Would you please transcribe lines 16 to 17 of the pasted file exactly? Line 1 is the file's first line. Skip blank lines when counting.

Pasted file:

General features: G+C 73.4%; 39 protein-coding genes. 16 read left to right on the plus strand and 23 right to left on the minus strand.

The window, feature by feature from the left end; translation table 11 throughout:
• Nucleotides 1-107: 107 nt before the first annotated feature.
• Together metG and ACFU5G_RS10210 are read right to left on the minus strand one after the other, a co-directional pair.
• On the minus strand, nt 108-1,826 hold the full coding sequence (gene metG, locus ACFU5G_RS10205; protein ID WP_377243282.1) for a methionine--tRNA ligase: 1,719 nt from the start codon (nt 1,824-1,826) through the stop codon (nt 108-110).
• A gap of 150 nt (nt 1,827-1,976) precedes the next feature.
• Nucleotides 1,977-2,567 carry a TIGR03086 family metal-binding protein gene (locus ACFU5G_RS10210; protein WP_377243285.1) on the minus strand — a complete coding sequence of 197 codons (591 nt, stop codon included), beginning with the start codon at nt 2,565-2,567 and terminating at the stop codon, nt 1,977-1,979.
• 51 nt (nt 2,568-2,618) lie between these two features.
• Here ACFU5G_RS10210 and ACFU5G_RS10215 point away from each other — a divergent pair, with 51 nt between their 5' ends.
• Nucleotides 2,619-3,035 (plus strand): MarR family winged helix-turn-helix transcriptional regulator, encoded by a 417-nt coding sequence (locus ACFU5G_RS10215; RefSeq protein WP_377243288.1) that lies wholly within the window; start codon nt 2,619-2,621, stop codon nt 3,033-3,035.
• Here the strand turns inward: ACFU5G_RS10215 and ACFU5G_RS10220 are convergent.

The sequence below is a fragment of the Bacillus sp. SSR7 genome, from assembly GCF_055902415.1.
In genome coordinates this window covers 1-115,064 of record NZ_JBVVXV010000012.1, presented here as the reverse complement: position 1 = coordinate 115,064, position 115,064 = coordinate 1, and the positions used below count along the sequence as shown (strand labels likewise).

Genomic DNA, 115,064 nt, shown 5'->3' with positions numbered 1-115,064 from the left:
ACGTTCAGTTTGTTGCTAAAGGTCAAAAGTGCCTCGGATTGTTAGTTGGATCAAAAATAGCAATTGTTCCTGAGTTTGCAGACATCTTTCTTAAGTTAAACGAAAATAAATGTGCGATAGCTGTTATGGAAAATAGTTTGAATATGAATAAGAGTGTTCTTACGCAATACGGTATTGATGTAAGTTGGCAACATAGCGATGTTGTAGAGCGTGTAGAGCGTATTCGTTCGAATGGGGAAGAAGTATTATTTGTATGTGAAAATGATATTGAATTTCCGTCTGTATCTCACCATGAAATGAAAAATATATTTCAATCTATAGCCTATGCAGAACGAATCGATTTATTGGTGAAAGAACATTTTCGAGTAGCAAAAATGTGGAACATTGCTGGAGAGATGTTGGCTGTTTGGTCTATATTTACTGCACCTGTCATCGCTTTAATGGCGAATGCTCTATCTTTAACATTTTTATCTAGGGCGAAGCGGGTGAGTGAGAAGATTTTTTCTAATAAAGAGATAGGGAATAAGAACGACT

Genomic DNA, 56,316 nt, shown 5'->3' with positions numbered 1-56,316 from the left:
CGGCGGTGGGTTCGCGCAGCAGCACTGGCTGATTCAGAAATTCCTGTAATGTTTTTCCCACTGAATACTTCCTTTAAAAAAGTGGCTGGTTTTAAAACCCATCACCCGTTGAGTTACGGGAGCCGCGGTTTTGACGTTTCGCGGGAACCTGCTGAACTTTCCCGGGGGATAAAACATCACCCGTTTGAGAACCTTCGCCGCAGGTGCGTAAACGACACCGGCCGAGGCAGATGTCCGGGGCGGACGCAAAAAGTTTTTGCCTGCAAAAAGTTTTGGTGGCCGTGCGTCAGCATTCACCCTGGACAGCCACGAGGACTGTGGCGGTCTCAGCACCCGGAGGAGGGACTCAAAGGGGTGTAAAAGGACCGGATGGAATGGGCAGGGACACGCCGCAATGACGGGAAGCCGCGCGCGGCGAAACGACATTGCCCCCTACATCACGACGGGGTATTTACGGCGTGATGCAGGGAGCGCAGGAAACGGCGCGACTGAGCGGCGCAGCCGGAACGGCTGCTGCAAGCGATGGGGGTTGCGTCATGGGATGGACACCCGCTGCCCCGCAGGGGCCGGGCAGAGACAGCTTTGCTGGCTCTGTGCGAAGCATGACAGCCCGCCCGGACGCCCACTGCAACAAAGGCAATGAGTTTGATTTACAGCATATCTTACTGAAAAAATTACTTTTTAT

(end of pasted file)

Genomic DNA, 56,316 nt, shown 5'->3' with positions numbered 1-56,316 from the left:
CGGCGGTGGGTTCGCGCAGCAGCACTGGCTGATTCAGAAATTCCTGTAATGTTTTTCCCACTGAATACTTCCTTTAAAAAAGTGGCTGGTTTTAAAACCCATCACCCGTTGAGTTACGGGAGCCGCGGTTTTGACGTTTCGCGGGAACCTGCTGAACTTTCCCGGGGGATAAAACATCACCCGTTTGAGAACCTTCGCCGCAGGTGCGTAAACGACACCGGCCGAGGCAGATGTCCGGGGCGGACGCAAAAAGTTTTTGCCTGCAAAAAGTTTTGGTGGCCGTGCGTCAGCATTCACCCTGGACAGCCACGAGGACTGTGGCGGTCTCAGCACCCGGAGGAGGGACTCAAAGGGGTGTAAAAGGACCGGATGGAATGGGCAGGGACACGCCGCAATGACGGGAAGCCGCGCGCGGCGAAACGACATTGCCCCCTACATCACGACGGGGTATTTACGGCGTGATGCAGGGAGCGCAGGAAACGGCGCGACTGAGCGGCGCAGCCGGAACGGCTGCTGCAAGCGATGGGGGTTGCGTCATGGGATGGACACCCGCTGCCCCGCAGGGGCCGGGCAGAGACAGCTTTGCTGGCTCTGTGCGAAGCATGACAGCCCGCCCGGACGCCCACTGCAACAAAGGCAATGAGTTTGATTTACAGCATATCTTACTGAAAAAATTACTTTTTAT